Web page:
Herbs are often the first plants new gardeners start with because they are easy to grow. In addition to being easy to take care of, herbs add beauty to your space, deter unwanted garden pests, and spice up your food and drinks. Now that you have a few established plants, perhaps you are thinking of expanding your herb garden. It’s easier (and less expensive) than you might think!
No need to head to the garden center and drop a bunch of money on new herb plants; herbs are easy to propagate.
What is Propagation?
Propagation is creating new plants from a variety of sources: seeds, cuttings, bulbs, and other plant parts. There are three main methods of herb propagation: seeds, cuttings, and division. Most plants can be started by all three methods. For herbs, the quickest way to get more plants is from stem cuttings.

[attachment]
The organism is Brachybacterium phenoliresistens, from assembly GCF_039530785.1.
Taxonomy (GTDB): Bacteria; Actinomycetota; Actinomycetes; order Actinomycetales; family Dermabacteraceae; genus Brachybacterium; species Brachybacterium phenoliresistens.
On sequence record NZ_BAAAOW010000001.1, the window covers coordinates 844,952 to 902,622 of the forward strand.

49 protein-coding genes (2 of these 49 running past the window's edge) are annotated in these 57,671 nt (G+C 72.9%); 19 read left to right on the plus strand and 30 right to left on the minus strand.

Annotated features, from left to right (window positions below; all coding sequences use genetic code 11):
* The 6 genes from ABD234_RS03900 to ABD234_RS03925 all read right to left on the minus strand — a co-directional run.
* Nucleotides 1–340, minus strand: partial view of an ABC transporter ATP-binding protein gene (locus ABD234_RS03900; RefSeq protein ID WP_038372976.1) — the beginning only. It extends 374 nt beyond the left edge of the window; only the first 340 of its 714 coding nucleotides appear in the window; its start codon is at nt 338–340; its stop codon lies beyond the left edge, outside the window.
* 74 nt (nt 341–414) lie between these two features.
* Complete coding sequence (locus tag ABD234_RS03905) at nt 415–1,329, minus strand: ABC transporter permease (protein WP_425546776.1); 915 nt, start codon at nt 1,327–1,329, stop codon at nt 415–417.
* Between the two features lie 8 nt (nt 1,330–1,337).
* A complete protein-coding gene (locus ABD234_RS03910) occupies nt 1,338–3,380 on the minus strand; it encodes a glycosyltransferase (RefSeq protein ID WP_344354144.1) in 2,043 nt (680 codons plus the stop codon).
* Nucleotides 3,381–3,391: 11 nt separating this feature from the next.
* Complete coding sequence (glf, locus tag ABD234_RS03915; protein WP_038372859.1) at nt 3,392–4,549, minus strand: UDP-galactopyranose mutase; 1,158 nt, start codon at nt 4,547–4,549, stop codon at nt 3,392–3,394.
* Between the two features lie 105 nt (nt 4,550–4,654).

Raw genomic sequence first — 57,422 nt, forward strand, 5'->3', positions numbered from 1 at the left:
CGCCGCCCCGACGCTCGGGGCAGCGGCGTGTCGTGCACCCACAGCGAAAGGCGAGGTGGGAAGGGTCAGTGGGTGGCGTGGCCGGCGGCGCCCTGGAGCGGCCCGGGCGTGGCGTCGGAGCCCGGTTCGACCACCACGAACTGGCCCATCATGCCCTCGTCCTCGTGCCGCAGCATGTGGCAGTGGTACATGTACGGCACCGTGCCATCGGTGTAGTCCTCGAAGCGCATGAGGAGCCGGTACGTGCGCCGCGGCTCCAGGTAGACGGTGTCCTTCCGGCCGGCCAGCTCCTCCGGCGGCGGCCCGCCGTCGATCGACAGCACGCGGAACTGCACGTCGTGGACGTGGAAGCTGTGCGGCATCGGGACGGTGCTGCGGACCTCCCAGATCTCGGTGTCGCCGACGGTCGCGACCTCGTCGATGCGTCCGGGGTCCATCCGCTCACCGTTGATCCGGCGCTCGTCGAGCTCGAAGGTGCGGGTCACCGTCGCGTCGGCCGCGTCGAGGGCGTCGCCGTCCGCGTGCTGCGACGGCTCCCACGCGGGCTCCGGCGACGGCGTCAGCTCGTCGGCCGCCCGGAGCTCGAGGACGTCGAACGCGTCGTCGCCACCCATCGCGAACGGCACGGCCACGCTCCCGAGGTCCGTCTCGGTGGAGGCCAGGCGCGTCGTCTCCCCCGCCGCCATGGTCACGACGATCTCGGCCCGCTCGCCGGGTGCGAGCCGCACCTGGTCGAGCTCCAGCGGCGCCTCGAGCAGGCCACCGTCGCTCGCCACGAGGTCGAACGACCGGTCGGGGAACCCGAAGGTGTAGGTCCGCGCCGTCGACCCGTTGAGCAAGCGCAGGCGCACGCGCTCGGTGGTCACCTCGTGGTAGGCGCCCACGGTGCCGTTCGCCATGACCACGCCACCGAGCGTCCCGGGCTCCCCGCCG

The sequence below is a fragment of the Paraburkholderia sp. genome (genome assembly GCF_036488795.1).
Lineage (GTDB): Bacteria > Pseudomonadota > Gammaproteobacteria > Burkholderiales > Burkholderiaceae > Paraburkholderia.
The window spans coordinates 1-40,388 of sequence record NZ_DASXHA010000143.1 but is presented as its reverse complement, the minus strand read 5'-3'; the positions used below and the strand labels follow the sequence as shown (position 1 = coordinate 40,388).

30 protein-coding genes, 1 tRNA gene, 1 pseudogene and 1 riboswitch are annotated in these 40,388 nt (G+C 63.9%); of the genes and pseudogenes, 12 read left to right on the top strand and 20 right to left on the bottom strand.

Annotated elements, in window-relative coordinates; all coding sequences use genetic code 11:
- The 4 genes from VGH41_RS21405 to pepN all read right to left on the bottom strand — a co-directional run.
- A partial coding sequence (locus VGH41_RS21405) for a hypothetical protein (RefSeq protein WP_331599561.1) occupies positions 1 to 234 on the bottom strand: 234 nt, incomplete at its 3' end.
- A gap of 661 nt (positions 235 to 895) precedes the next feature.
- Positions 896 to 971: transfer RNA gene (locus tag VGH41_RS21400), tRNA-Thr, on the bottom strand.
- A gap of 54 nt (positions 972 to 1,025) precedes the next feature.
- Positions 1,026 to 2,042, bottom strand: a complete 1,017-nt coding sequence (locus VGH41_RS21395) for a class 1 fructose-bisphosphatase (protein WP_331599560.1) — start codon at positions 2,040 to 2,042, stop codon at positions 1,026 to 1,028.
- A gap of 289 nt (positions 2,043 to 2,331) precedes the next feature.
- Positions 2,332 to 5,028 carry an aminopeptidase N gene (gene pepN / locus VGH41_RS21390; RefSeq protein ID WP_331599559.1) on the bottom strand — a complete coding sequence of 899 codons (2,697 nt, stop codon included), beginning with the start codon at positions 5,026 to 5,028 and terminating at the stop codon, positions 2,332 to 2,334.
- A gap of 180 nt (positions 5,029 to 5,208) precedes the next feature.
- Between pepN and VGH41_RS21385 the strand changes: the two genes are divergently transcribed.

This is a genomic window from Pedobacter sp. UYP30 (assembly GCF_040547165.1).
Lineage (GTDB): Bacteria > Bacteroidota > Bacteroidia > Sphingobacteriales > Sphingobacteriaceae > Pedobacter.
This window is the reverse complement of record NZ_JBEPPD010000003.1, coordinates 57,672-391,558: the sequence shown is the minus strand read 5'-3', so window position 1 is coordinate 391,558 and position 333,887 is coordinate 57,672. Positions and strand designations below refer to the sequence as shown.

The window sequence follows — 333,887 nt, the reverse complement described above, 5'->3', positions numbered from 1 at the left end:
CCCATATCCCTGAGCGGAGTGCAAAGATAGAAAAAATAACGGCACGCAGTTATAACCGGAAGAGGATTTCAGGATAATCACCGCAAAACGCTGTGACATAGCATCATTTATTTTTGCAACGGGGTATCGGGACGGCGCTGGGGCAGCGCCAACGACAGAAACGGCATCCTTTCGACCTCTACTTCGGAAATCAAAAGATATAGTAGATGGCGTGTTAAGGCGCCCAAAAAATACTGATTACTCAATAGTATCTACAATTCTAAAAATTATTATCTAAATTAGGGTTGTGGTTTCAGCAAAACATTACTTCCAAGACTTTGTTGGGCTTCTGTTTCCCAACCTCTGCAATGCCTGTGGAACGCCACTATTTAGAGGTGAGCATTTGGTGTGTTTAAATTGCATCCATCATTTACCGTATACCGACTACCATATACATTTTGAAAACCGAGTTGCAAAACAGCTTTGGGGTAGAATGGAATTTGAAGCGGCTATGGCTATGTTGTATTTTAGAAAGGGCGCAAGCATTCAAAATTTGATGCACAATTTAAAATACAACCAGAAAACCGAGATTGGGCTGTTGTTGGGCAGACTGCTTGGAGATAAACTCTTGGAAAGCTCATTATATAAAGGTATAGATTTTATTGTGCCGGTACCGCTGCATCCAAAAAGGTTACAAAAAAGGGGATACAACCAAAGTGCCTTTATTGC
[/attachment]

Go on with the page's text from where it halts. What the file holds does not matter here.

When to Propagate
The best time to take a cutting from your plant is during its active growth season; typically between spring and fall. Take cuttings of herbs that are not actively flowering.
If there are a few flowers on the stem, you’ll need to remove them.
Where and How to Cut
On any given stem, there will be a “softwood” section and a “hardwood” section. The softwood will be lighter in color and have a flexible stem. This is the new growth. New growth will root out more easily than old growth.
Try to take your cuttings in the morning; this will put less stress on the herbs. Disinfect your cutting tools with rubbing alcohol before and after...